OverviewVikings, in the popular imagination, are commonly perceived as horn-helmeted, blood-thirsty pirates who killed and pillaged their way across Europe in the Middle Ages with their blood-stained axes. In reality, Vikings did much more than that. They changed the existing early-medieval political order for good; they contributed a great deal to the international trade, economy and urbanisation of different parts of Europe; and they explored and settled the uncharted territories of the North Atlantic, specifically the Scottish Isles, Iceland, Greenland, and as far as 'Vinland' (parts of Newfoundland), becoming the first Europeans to reach and temporarily settle in the North American continent; and they were perhaps the most engaging story-tellers of their time. By the time the Norse settled down and ceased raiding in the second half of the eleventh century, they had fundamentally altered the political, religious, economic and military history of much of the known world. This course will attempt to separate fact from fiction by critically reading and analysing primary source documents alongside archaeological, linguistic and place-name evidence, and thereby uncover the real history that lies behind the well-known stories of the Viking World. In addition, the students will be introduced to the major historiographical debates related to the Viking Age.
Method of assessment
The module will be assessed by coursework (60%) and examination (40%).
(a) The coursework component will be assessed as follows:
1. One 2,000-word topical essay = 30%
2. One 2,000-word thematic essay =30%
(b) The examination will be two-hours long, and represents 40% of the final module mark.
T.A. DuBois (1999) Nordic Religions in the Viking Age. Philadelphia: University of Pennsylvania Press
J. Jochens (1995) Women in Old Norse Society. New York: Cornell University Press
W.I. Miller (1990) Bloodtaking and Peacemaking. Chicago: University of Chicago Press
P. Sawyer (1971) Age of the Vikings. Ann Arbor: University of Michigan Press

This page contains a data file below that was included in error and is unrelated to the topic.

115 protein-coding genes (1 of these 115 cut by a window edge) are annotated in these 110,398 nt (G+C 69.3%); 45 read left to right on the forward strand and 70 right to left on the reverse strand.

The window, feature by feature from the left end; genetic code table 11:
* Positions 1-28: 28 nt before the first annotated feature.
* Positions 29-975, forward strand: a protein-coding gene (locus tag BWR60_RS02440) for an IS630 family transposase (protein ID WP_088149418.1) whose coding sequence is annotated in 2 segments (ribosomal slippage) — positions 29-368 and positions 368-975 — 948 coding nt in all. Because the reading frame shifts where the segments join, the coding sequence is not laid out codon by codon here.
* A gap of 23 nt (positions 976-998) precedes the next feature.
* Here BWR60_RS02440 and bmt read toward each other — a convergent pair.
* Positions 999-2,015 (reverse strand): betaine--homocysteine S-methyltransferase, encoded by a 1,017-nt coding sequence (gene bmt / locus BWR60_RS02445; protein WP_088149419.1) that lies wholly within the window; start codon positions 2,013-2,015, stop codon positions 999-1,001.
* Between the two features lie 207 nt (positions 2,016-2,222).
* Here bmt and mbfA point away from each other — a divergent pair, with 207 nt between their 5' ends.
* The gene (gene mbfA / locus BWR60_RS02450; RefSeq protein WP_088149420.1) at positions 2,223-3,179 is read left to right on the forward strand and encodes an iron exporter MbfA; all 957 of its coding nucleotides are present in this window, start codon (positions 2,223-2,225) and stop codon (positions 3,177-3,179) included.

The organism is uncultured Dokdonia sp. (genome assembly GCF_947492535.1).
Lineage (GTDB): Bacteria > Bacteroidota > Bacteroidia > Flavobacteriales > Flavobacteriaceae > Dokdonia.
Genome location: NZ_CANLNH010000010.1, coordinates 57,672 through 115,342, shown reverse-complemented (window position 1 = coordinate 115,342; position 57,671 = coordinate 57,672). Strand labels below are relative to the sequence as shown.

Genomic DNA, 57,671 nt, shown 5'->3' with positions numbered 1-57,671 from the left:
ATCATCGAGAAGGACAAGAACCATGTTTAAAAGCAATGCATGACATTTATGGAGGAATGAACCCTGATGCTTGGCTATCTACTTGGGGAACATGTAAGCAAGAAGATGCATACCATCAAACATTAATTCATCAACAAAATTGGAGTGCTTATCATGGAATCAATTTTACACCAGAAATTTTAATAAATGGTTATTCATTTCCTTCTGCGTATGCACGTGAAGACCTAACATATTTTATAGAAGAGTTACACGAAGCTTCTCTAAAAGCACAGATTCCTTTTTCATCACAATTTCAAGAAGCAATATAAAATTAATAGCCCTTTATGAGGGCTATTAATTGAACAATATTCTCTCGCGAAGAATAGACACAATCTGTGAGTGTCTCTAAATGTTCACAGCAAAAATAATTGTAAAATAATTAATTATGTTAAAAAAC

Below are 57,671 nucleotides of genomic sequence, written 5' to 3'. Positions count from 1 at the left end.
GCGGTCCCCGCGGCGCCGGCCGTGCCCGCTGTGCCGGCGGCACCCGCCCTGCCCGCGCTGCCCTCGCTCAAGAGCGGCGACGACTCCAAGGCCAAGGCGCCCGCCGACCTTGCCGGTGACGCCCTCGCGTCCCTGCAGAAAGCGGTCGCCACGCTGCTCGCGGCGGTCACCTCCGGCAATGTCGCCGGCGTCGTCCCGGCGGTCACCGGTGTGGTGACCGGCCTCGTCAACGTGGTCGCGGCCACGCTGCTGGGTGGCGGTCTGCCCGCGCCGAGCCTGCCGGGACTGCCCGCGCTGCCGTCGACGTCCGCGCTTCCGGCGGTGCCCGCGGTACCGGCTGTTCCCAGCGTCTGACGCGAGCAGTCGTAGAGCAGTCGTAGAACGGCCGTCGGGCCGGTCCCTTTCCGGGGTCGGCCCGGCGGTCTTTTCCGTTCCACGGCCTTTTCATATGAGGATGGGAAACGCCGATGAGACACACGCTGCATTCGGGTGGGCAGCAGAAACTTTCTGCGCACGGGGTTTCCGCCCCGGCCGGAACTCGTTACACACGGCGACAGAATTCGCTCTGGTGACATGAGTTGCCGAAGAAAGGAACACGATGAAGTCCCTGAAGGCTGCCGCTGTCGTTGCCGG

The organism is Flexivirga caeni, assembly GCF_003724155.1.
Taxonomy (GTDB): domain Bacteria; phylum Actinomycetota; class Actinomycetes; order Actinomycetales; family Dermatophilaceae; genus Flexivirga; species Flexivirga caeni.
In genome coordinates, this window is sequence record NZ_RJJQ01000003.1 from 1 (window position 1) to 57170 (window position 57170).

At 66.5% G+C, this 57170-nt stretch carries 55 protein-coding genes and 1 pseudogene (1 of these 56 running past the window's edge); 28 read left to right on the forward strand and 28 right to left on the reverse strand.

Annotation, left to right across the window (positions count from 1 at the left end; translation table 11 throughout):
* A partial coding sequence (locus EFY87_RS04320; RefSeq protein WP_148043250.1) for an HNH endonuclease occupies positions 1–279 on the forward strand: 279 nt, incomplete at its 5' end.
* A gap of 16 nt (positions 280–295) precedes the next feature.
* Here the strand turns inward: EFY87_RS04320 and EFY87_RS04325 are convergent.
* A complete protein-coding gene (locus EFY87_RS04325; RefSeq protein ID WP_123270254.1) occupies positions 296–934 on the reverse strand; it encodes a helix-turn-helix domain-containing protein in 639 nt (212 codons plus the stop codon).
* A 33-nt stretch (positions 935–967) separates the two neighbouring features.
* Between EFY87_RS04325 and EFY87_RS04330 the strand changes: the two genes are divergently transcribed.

P.H. Sawyer (ed.) (1997) Oxford Illustrated History of the Vikings. Oxford: OUP
A. Winroth (2014) The Age of the Vikings. Princeton: Princeton University Press
As a consequence of taking this module, students will have:
11.1 Gained an understanding of, and will be able to interpret, the political, social, cultural and economic aspects of Viking Europe (c.750-1066). Students will have obtained a knowledge of the most important relevant episodes of the history of the late-medieval period, the most essential primary sources (in translation), and some of the historiographical debates surrounding the subject.
11.2 Developed their ability to discuss the issues that are raised in the module, and to present their work in written and oral form. Through exposure to the distinctive nature of the Viking Age and the Viking society, students will have gained an enhanced understanding of the diversity of human cultures, and the different situations in which historical changes occur.
11.3 Demonstrated a broad conceptual command of the course, and an thorough and systematic understanding of the latest research.
11.4 Demonstrated their capacity to assess and critically engage with primary sources
11.5 Demonstrated independent learning skills by being able to make use of a wide range of high-level resources, including up-to-date research in peer-reviewed journals, information technology, relevant subject bibliographies and other primary and secondary sources.